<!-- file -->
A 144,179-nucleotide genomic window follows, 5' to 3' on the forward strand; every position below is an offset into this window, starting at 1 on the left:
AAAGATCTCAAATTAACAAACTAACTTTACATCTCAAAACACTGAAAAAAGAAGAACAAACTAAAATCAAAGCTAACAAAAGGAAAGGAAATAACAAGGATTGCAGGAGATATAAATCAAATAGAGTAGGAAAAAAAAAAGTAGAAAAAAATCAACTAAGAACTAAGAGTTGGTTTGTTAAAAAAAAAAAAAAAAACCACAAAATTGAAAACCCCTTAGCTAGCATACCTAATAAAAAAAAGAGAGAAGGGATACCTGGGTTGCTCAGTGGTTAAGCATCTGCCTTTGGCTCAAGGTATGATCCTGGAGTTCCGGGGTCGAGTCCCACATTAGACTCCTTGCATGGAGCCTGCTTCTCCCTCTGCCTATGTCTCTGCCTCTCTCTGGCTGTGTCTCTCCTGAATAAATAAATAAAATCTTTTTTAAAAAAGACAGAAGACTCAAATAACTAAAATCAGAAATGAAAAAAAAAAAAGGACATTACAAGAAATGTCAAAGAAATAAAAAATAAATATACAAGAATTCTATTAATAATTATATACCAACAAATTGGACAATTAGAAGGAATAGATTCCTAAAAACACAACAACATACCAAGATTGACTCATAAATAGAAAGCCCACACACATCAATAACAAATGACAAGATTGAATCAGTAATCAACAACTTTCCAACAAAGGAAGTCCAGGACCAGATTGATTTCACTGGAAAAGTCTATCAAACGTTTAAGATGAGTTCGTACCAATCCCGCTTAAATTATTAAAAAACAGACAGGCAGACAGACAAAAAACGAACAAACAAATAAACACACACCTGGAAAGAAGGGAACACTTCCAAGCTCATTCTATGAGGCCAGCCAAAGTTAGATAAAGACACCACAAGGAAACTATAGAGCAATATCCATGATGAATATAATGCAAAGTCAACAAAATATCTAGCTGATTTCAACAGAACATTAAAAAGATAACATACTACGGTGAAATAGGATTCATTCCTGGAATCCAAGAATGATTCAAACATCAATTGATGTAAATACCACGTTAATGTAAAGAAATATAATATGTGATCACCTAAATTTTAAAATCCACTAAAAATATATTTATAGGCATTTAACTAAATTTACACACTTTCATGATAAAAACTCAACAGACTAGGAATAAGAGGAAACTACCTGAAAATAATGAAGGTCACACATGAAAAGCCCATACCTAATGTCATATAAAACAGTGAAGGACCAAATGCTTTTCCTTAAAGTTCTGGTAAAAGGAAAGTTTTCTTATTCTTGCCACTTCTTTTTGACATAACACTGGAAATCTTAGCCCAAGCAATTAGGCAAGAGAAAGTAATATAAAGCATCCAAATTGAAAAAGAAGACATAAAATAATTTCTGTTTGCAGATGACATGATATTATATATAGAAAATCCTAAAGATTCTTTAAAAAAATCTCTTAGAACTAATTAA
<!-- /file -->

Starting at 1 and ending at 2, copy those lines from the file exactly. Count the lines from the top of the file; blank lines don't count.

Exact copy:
A 144,179-nucleotide genomic window follows, 5' to 3' on the forward strand; every position below is an offset into this window, starting at 1 on the left:
AAAGATCTCAAATTAACAAACTAACTTTACATCTCAAAACACTGAAAAAAGAAGAACAAACTAAAATCAAAGCTAACAAAAGGAAAGGAAATAACAAGGATTGCAGGAGATATAAATCAAATAGAGTAGGAAAAAAAAAAGTAGAAAAAAATCAACTAAGAACTAAGAGTTGGTTTGTTAAAAAAAAAAAAAAAAACCACAAAATTGAAAACCCCTTAGCTAGCATACCTAATAAAAAAAAGAGAGAAGGGATACCTGGGTTGCTCAGTGGTTAAGCATCTGCCTTTGGCTCAAGGTATGATCCTGGAGTTCCGGGGTCGAGTCCCACATTAGACTCCTTGCATGGAGCCTGCTTCTCCCTCTGCCTATGTCTCTGCCTCTCTCTGGCTGTGTCTCTCCTGAATAAATAAATAAAATCTTTTTTAAAAAAGACAGAAGACTCAAATAACTAAAATCAGAAATGAAAAAAAAAAAAGGACATTACAAGAAATGTCAAAGAAATAAAAAATAAATATACAAGAATTCTATTAATAATTATATACCAACAAATTGGACAATTAGAAGGAATAGATTCCTAAAAACACAACAACATACCAAGATTGACTCATAAATAGAAAGCCCACACACATCAATAACAAATGACAAGATTGAATCAGTAATCAACAACTTTCCAACAAAGGAAGTCCAGGACCAGATTGATTTCACTGGAAAAGTCTATCAAACGTTTAAGATGAGTTCGTACCAATCCCGCTTAAATTATTAAAAAACAGACAGGCAGACAGACAAAAAACGAACAAACAAATAAACACACACCTGGAAAGAAGGGAACACTTCCAAGCTCATTCTATGAGGCCAGCCAAAGTTAGATAAAGACACCACAAGGAAACTATAGAGCAATATCCATGATGAATATAATGCAAAGTCAACAAAATATCTAGCTGATTTCAACAGAACATTAAAAAGATAACATACTACGGTGAAATAGGATTCATTCCTGGAATCCAAGAATGATTCAAACATCAATTGATGTAAATACCACGTTAATGTAAAGAAATATAATATGTGATCACCTAAATTTTAAAATCCACTAAAAATATATTTATAGGCATTTAACTAAATTTACACACTTTCATGATAAAAACTCAACAGACTAGGAATAAGAGGAAACTACCTGAAAATAATGAAGGTCACACATGAAAAGCCCATACCTAATGTCATATAAAACAGTGAAGGACCAAATGCTTTTCCTTAAAGTTCTGGTAAAAGGAAAGTTTTCTTATTCTTGCCACTTCTTTTTGACATAACACTGGAAATCTTAGCCCAAGCAATTAGGCAAGAGAAAGTAATATAAAGCATCCAAATTGAAAAAGAAGACATAAAATAATTTCTGTTTGCAGATGACATGATATTATATATAGAAAATCCTAAAGATTCTTTAAAAAAATCTCTTAGAACTAATTAA